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Requiem starts on a concerning note, with a terribly mixed, clattering bass riff courtesy of Kothaar and a guitar riff I swear I've heard like 3 times. Comprised mostly of what sounds like watered down Slayer or Kreator riffs, Requiem is in poor form, even for '90s thrash. Quorthon's vocals are even raspier than normal, which admittedly fits the albums raw feel very well. And while the riffs on "Requiem" and "Pax Vobiscum" are very derivative, Quorthon's leads on the album are actually quite decent. "Requiem" has a fairly ripping solo section, and the parts of the album where some of the black and viking metal elements from Bathory's past seep out really shine, like the leads on "Apocalypse". Unfortunately they stick out because just about every other element of the album is just wrote thrash with an atrocious production and mixing job. The album has a very round sounding bass, which makes it near impossible to discern notes, where it just becomes this incessant pounding right at the top of mix, louder than the guitars. The drums and guitar are mixed far better by comparison, though on occasion (like on "Suffocate") the snare sounds more like a plastic recycling bin than a drum. Though some riffs, like the ones on "Distinguish to Kill" and "Apocalypse", can be a bit more interesting, a lot of them have this awkward sort of tentative sound, where they don't quite loop on themselves effectively. Overall, I can appreciate Quorthon wanting to move back towards a more raw, heavy, and vitriolic sound. But I don't think Darkthrone vocals meets Slayer riffage layered over all the bass tone stolen from ...And Justice for All is the answer.


Octagon (1995) | 1/5
Thrash Metal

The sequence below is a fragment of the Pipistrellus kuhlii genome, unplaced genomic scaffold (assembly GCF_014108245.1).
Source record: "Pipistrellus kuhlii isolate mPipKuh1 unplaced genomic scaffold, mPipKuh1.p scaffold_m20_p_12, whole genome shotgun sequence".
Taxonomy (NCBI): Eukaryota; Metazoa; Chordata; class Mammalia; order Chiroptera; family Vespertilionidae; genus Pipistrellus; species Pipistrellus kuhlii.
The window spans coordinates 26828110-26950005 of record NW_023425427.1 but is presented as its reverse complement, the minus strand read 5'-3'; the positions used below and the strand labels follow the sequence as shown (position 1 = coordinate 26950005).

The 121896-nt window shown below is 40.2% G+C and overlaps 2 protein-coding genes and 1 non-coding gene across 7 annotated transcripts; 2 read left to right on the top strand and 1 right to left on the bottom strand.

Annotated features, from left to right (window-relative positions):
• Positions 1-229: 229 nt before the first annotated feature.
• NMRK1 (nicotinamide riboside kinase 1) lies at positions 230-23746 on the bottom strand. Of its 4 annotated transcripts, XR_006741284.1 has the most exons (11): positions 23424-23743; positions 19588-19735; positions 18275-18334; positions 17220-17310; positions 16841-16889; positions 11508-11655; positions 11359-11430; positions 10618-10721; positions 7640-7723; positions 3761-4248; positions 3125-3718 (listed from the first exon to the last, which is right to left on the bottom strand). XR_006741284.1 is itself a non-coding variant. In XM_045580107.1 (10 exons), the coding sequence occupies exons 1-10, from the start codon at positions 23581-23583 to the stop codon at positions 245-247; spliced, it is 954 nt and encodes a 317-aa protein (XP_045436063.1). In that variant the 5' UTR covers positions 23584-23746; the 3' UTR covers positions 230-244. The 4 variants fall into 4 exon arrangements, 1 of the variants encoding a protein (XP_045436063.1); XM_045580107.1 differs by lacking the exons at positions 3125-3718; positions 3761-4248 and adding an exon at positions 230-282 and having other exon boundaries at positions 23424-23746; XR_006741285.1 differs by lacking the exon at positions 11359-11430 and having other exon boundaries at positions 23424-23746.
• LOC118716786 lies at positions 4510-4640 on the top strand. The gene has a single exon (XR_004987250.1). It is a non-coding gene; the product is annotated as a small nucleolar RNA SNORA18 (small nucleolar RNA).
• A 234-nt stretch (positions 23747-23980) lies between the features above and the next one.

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Requiem had its issues, it was poorly mixed, its production was a little too raw, its drumming was somewhat sloppy, and its riffs uninventive. Unfortunately for Bathory just about every issue with Requiem returned ten fold with Octagon. Remember those awkward riffs? "Immaculate Pinetreeroad 930" has you covered, with a riff that sounds like Quorthon was improvising all throughout the song. Awkward transitions and weird, out of place elements you say? Don't you worry, "Psychopath" and (again) "IP 930" have you covered, no one in the band seems to know what they are doing! Shitty guitar tone? I've got you, Quorthon seems to have heard Left Hand Path by Entombed, not realizing that buzz-saw guitar doesn't work when your riffs have no space to breath, turning them into an incomprehensible mess. You're curious about Quorthon's vocals? Well, on Octagon he opts for a more punkish Tom Araya-soundalike to fit the more pure thrash sound. Makes sense... except that it makes the album's total bankruptcy of riffs and new ideas even more apparent. Even the pretty alright lead guitar from Requiem is gone. Quorthon's solos are limp at best and totally frustrating at worst, and his leads on songs like "War Supply" are just irritatingly boring. Drummer Vvornth also seems to like Slayer quite a bit, copping many a trick straight from Dave Lombardo, but with about half of his precision and power. And I think between Requiem's "Suffocate" and Octagon's "Judgement of Posterity" we know what inspired Lars Ulrich on St. Anger. Ah, but don't worry, the last song is a KISS cover! All's well that ends well I say (that was close, this album was almost coherent!) Octagon is a tremendously disappointing album which sounds more like an amateur garage band than it does like Bathory. The production could be far worse, Quorthon's vocals sound just fine, and most of it is pretty inoffensive, however ultimately this just results in an album that is entirely unremarkable, the absolute pinnacle of lazy and uninspired '90s Thrash Metal.